This Week’s Share
Garlic Note: When you cut into your garlic this week you’ll notice that the cloves have formed in the bulb. You can use this fresh garlic as you would cured garlic – just be sure to refrigerate.
Adapted from various recipes over the seasons through experimentation and lots of tasting….
Oil for frying
Good Cold Beer (I prefer a Porter)
-Pour oil for frying (canola, grapeseed or peanut) 2 in. deep into a cast iron skillet or your favorite frying vessel and heat to 350˚F.
-Slice onions crosswise to 1/4 in. thickness and separate rings.
-In a brown paper bag toss rings till dusted with cornstarch and set aside.
-Mix 1 1/2 c. flour with a 1 tbs. salt and 1/2 c cornstarch.
-Quickly stir in 1 good COLD beer and stir till the lumps are pretty much gone.
-Set the bowl of batter in another bowl full of ice water. Keep batter cold while you dunk rings.
-Fry onions taking care not to crowd the pan. Too many will cool the oil and resulting in a less crisp ring.
The earliest and first harvest of many vegetables is an ephemeral opportunity to savor the vegetables most essential flavor. This week we have two opportunities to have this savory moment, fresh garlic and new potatoes.
Roasted New Potatoes with Fresh Garlic Dressing
Adapted from Recipes from America’s Small Farms
2-3 lbs New Potatoes
Salt and Pepper to taste
-Preheat oven to 500 degrees.
-Slice new potatoes into 1/4 to 1/3 in. rounds (do not peel, leave the tender skins on).
-Toss potatoes with enough olive oil to lightly coat along with salt and pepper to your taste.
-Arrange potatoes in a single layer on a baking sheet and roast for 12-15 minutes or until lightly browned.
-Mince 1 bulb fresh garlic and gently sauté for 2 or 3 minutes in one tablespoon butter or olive oil.
-Drizzle garlic over potatoes and serve…
From “So Easy to Preserve” 2006. Cooperative Extension Service, University of Georgia, Athens
You will be receiving broccoli for another couple of weeks. Don’t be overwhelmed! You can blanch and freeze broccoli to preserve for later. Blanching (scalding vegetables in boiling water or steam for a short time) is a must for almost all vegetables to be frozen. It stops enzyme actions which can cause loss of flavor, color and texture. Blanching cleanses the surface of dirt and organisms, brightens the color and helps retard loss of vitamins. Blanching time is crucial and varies with the vegetable and size. Underblanching stimulates the activity of enzymes and is worse than no blanching. Overblanching causes loss of flavor, color, vitamins and minerals.
How to blanch broccoli…
Drop broccoli into vigorously boiling water for 3 minutes.
To cool, plunge the basket of vegetables immediately into a large quantity of cold water, 60ºF or below. Change water frequently or use cold running water or ice water. If ice is used, about one pound of ice for each pound of vegetable is needed. Cooling vegetables should take the same amount of time as blanching. Drain vegetables thoroughly after cooling and freeze in airtight freezer bags and label.
This is a recipe my stepmom makes and it is the best I have ever had. It is strong. If you like a little less intensity you can adjust the taste, just put in less garlic and anchovy.
In the bottom of the bowl that you will serve your salad into:
-Work 3 cloves of garlic into a paste using two forks with 2 tbs. olive oil and pinch of salt.
-Next, add one of those tiny jars (or half a tin) of whole anchovy fillets into the garlic paste in the same fashion. Adjust anchovy amount to your liking.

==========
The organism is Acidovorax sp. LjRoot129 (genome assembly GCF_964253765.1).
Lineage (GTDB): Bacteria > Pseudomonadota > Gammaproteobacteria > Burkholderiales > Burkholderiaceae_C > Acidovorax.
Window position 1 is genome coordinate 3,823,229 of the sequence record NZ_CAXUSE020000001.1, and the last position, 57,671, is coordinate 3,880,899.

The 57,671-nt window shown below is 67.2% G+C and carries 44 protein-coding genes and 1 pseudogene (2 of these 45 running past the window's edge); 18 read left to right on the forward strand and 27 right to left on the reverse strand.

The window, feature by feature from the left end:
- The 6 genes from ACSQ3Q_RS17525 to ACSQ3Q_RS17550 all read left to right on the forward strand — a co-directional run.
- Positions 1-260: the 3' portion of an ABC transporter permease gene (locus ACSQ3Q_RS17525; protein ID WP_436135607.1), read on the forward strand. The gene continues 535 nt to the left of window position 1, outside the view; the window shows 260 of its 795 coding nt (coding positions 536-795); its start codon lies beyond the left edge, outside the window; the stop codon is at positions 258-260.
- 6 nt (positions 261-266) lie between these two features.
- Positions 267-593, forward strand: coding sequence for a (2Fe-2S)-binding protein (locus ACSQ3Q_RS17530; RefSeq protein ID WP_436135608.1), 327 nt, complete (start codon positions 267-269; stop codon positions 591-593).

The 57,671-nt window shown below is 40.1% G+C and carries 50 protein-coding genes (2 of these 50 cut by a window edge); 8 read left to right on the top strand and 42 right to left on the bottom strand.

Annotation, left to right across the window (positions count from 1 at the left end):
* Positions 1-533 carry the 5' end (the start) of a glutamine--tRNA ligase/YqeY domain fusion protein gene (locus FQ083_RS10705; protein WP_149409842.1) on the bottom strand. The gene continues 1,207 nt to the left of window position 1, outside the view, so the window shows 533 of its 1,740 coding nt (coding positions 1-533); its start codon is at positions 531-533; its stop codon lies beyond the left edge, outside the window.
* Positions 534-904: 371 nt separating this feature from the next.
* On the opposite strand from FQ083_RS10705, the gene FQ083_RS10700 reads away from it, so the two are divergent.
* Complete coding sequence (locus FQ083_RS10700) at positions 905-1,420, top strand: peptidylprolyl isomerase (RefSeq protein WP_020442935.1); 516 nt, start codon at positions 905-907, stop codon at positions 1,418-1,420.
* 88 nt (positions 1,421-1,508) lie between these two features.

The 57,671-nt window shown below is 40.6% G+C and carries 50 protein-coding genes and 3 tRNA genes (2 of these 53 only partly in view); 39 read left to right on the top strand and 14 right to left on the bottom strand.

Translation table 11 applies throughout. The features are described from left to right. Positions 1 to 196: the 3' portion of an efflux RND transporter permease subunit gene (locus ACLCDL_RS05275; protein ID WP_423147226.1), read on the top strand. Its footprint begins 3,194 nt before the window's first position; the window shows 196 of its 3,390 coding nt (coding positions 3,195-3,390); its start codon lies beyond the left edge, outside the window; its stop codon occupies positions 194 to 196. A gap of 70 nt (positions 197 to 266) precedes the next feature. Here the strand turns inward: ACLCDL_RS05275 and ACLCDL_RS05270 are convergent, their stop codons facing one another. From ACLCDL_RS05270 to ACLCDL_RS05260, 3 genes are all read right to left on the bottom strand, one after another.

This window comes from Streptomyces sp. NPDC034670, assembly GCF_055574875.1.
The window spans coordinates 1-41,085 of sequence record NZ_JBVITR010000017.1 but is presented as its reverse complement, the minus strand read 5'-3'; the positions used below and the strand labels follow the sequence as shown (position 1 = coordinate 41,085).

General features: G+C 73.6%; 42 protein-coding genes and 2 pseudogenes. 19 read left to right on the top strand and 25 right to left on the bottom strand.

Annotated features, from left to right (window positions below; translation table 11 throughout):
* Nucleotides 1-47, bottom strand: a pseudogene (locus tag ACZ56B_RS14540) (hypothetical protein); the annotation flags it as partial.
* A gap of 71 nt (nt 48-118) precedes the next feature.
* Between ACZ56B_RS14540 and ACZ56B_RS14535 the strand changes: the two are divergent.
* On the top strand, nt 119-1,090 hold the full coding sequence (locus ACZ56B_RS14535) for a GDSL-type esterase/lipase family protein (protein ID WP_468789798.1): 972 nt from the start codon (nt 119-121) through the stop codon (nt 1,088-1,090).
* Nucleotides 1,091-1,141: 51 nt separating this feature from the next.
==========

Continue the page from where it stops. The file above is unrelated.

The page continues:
-Then add 1 tbs. dry mustard, 2-6 shakes of Tabasco sauce and 2 tbs Worcester sauce.
-Whisk in the raw egg yolk or coddled egg yolk*.
-Whisk in 3/4 cup olive oil and 1/4 cup lime juice.
-Stir in grated Parmesan Cheese (at least a 1/4 cup, but I like a lot of cheese).
-Add salt and generous amounts of ground black pepper to taste.
-Pour dressing into a jar and toss salad in the well seasoned bowl, toss with as much dressing as you like.
-Extra dressing can be stored for up to one week in the refrigerator.
*Coddling causes the egg white to cook and leaves the yolk liquid. This sterilizes the egg of any bacteria that could contaminate. Bring egg to room temperature. Place the egg in a small bowl or mug and pour boiling water around the egg until it is covered. Let stand for exactly 1 minute. Immediately run cold water into the bowl.
Sam Hammer’s Eggs and Greens
Farmer Sam Hammer at Holcomb Farm in Connecticut swears s the best was to eat eggs. Not just for breakfast. Serve with those amazing new potatoes!
One hand full of braising mix per egg (about one lose cup)
Butter or olive oil
Eggs slightly whisked
Sliced mushrooms (I think Shitakes work best)
2 Tbs. Tamari or Shoyu
Fresh ground Pepper
-Sauté the mushrooms in the butter till soft.
-Throw in greens and a few dashes of Shoyu/Tamari.
-Wilt for a few moments.
-Pour in eggs and cook to your desired consistency.
Bulgur Pilaf with Mixed Greens and Garlic
from CSA member Kari Lloyd-Jones
1 small head of garlic, cloves peeled and coarsely chopped
1 pound yellow onions, finely chopped
1 pound mixed sweet and earthy greens, finely shredded – kale, chard, beet greens, etc. (2 weeks of your CSA share will do)
1 cup course bulgur
¼ cup extra virgin olive oil
2 ½ t. Turkish red pepper paste or substitute 1 ½ t. thai curry paste
½ teaspoon freshly ground black pepper
¼ teaspoon red pepper flakes (optional)
½ cup water
scallions and lemon wedges for serving
In a large, deep saucepan combine the mashed garlic with onions, mixed greens, bulgur, olive oil, red pepper paste, black pepper and pepper flakes. Season with salt.
Using your hands, work the water into the bulgur until it is absorbed.
Cover the mixture with a towel, then place a lid on the pot and steam over low heat about 30 minutes until greens and bulgur are very tender.
Serve hot or cold, garnished with lemon and scallions.